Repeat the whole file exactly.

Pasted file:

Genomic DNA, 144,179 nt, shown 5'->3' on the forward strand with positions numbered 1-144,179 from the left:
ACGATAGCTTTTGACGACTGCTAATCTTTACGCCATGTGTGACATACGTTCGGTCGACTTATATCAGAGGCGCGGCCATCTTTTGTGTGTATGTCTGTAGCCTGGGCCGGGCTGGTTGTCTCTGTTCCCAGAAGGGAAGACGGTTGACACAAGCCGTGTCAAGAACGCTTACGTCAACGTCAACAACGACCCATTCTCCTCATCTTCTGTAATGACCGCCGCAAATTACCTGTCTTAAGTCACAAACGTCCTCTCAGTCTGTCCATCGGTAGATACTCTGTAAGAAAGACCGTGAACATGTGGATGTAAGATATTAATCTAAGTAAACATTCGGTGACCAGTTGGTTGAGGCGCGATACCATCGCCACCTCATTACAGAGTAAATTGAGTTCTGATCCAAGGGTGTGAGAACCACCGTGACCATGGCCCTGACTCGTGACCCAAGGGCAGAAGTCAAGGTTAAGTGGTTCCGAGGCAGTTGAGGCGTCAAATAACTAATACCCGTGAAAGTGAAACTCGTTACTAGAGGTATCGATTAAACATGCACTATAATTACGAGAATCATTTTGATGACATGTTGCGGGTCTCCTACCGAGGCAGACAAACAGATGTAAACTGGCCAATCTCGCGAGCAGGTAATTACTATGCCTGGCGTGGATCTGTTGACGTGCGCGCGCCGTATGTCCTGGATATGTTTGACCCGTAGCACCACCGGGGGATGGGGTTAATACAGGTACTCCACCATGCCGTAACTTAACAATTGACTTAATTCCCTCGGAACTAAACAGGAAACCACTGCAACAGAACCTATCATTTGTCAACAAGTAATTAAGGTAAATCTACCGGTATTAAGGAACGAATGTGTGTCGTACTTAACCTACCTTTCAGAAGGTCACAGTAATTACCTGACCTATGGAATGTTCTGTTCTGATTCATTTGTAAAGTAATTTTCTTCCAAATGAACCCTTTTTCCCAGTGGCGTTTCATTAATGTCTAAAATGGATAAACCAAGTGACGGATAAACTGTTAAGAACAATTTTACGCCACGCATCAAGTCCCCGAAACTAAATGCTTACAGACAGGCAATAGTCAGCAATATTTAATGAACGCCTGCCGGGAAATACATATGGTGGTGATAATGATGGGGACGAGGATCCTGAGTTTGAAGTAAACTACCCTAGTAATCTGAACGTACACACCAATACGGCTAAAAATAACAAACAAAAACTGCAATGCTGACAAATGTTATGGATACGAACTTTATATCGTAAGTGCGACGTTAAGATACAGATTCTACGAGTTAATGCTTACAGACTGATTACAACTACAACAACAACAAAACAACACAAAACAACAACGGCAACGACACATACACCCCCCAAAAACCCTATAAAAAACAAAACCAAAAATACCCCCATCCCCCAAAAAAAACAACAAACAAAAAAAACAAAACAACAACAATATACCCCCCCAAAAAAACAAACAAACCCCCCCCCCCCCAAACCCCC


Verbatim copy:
Genomic DNA, 144,179 nt, shown 5'->3' on the forward strand with positions numbered 1-144,179 from the left:
ACGATAGCTTTTGACGACTGCTAATCTTTACGCCATGTGTGACATACGTTCGGTCGACTTATATCAGAGGCGCGGCCATCTTTTGTGTGTATGTCTGTAGCCTGGGCCGGGCTGGTTGTCTCTGTTCCCAGAAGGGAAGACGGTTGACACAAGCCGTGTCAAGAACGCTTACGTCAACGTCAACAACGACCCATTCTCCTCATCTTCTGTAATGACCGCCGCAAATTACCTGTCTTAAGTCACAAACGTCCTCTCAGTCTGTCCATCGGTAGATACTCTGTAAGAAAGACCGTGAACATGTGGATGTAAGATATTAATCTAAGTAAACATTCGGTGACCAGTTGGTTGAGGCGCGATACCATCGCCACCTCATTACAGAGTAAATTGAGTTCTGATCCAAGGGTGTGAGAACCACCGTGACCATGGCCCTGACTCGTGACCCAAGGGCAGAAGTCAAGGTTAAGTGGTTCCGAGGCAGTTGAGGCGTCAAATAACTAATACCCGTGAAAGTGAAACTCGTTACTAGAGGTATCGATTAAACATGCACTATAATTACGAGAATCATTTTGATGACATGTTGCGGGTCTCCTACCGAGGCAGACAAACAGATGTAAACTGGCCAATCTCGCGAGCAGGTAATTACTATGCCTGGCGTGGATCTGTTGACGTGCGCGCGCCGTATGTCCTGGATATGTTTGACCCGTAGCACCACCGGGGGATGGGGTTAATACAGGTACTCCACCATGCCGTAACTTAACAATTGACTTAATTCCCTCGGAACTAAACAGGAAACCACTGCAACAGAACCTATCATTTGTCAACAAGTAATTAAGGTAAATCTACCGGTATTAAGGAACGAATGTGTGTCGTACTTAACCTACCTTTCAGAAGGTCACAGTAATTACCTGACCTATGGAATGTTCTGTTCTGATTCATTTGTAAAGTAATTTTCTTCCAAATGAACCCTTTTTCCCAGTGGCGTTTCATTAATGTCTAAAATGGATAAACCAAGTGACGGATAAACTGTTAAGAACAATTTTACGCCACGCATCAAGTCCCCGAAACTAAATGCTTACAGACAGGCAATAGTCAGCAATATTTAATGAACGCCTGCCGGGAAATACATATGGTGGTGATAATGATGGGGACGAGGATCCTGAGTTTGAAGTAAACTACCCTAGTAATCTGAACGTACACACCAATACGGCTAAAAATAACAAACAAAAACTGCAATGCTGACAAATGTTATGGATACGAACTTTATATCGTAAGTGCGACGTTAAGATACAGATTCTACGAGTTAATGCTTACAGACTGATTACAACTACAACAACAACAAAACAACACAAAACAACAACGGCAACGACACATACACCCCCCAAAAACCCTATAAAAAACAAAACCAAAAATACCCCCATCCCCCAAAAAAAACAACAAACAAAAAAAACAAAACAACAACAATATACCCCCCCAAAAAAACAAACAAACCCCCCCCCCCCCAAACCCCC